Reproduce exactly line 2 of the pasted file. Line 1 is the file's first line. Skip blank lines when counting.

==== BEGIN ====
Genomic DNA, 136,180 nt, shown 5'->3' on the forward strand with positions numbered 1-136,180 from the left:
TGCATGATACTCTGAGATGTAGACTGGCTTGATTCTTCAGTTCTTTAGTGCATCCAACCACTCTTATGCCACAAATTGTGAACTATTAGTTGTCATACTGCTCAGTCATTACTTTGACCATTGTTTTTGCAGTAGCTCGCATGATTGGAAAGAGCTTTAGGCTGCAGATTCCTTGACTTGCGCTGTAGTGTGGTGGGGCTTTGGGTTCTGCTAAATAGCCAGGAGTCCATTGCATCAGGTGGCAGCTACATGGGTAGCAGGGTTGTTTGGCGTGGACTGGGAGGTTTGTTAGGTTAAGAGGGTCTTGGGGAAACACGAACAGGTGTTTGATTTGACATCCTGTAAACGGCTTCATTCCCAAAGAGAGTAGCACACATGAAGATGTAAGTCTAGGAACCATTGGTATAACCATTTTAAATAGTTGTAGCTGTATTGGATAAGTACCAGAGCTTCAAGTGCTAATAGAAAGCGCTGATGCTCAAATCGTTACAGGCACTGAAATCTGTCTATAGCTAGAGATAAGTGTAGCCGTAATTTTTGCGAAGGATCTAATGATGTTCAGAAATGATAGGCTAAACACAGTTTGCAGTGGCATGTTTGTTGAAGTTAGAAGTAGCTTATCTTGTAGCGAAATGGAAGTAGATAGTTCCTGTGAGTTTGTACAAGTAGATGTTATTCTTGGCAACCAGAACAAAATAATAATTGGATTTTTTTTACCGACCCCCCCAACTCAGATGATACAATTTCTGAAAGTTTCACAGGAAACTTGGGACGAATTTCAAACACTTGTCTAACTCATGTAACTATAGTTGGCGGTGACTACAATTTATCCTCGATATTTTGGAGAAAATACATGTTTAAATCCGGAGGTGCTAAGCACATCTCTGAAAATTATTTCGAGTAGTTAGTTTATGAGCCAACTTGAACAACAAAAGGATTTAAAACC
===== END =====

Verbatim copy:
TGCATGATACTCTGAGATGTAGACTGGCTTGATTCTTCAGTTCTTTAGTGCATCCAACCACTCTTATGCCACAAATTGTGAACTATTAGTTGTCATACTGCTCAGTCATTACTTTGACCATTGTTTTTGCAGTAGCTCGCATGATTGGAAAGAGCTTTAGGCTGCAGATTCCTTGACTTGCGCTGTAGTGTGGTGGGGCTTTGGGTTCTGCTAAATAGCCAGGAGTCCATTGCATCAGGTGGCAGCTACATGGGTAGCAGGGTTGTTTGGCGTGGACTGGGAGGTTTGTTAGGTTAAGAGGGTCTTGGGGAAACACGAACAGGTGTTTGATTTGACATCCTGTAAACGGCTTCATTCCCAAAGAGAGTAGCACACATGAAGATGTAAGTCTAGGAACCATTGGTATAACCATTTTAAATAGTTGTAGCTGTATTGGATAAGTACCAGAGCTTCAAGTGCTAATAGAAAGCGCTGATGCTCAAATCGTTACAGGCACTGAAATCTGTCTATAGCTAGAGATAAGTGTAGCCGTAATTTTTGCGAAGGATCTAATGATGTTCAGAAATGATAGGCTAAACACAGTTTGCAGTGGCATGTTTGTTGAAGTTAGAAGTAGCTTATCTTGTAGCGAAATGGAAGTAGATAGTTCCTGTGAGTTTGTACAAGTAGATGTTATTCTTGGCAACCAGAACAAAATAATAATTGGATTTTTTTTACCGACCCCCCCAACTCAGATGATACAATTTCTGAAAGTTTCACAGGAAACTTGGGACGAATTTCAAACACTTGTCTAACTCATGTAACTATAGTTGGCGGTGACTACAATTTATCCTCGATATTTTGGAGAAAATACATGTTTAAATCCGGAGGTGCTAAGCACATCTCTGAAAATTATTTCGAGTAGTTAGTTTATGAGCCAACTTGAACAACAAAAGGATTTAAAACC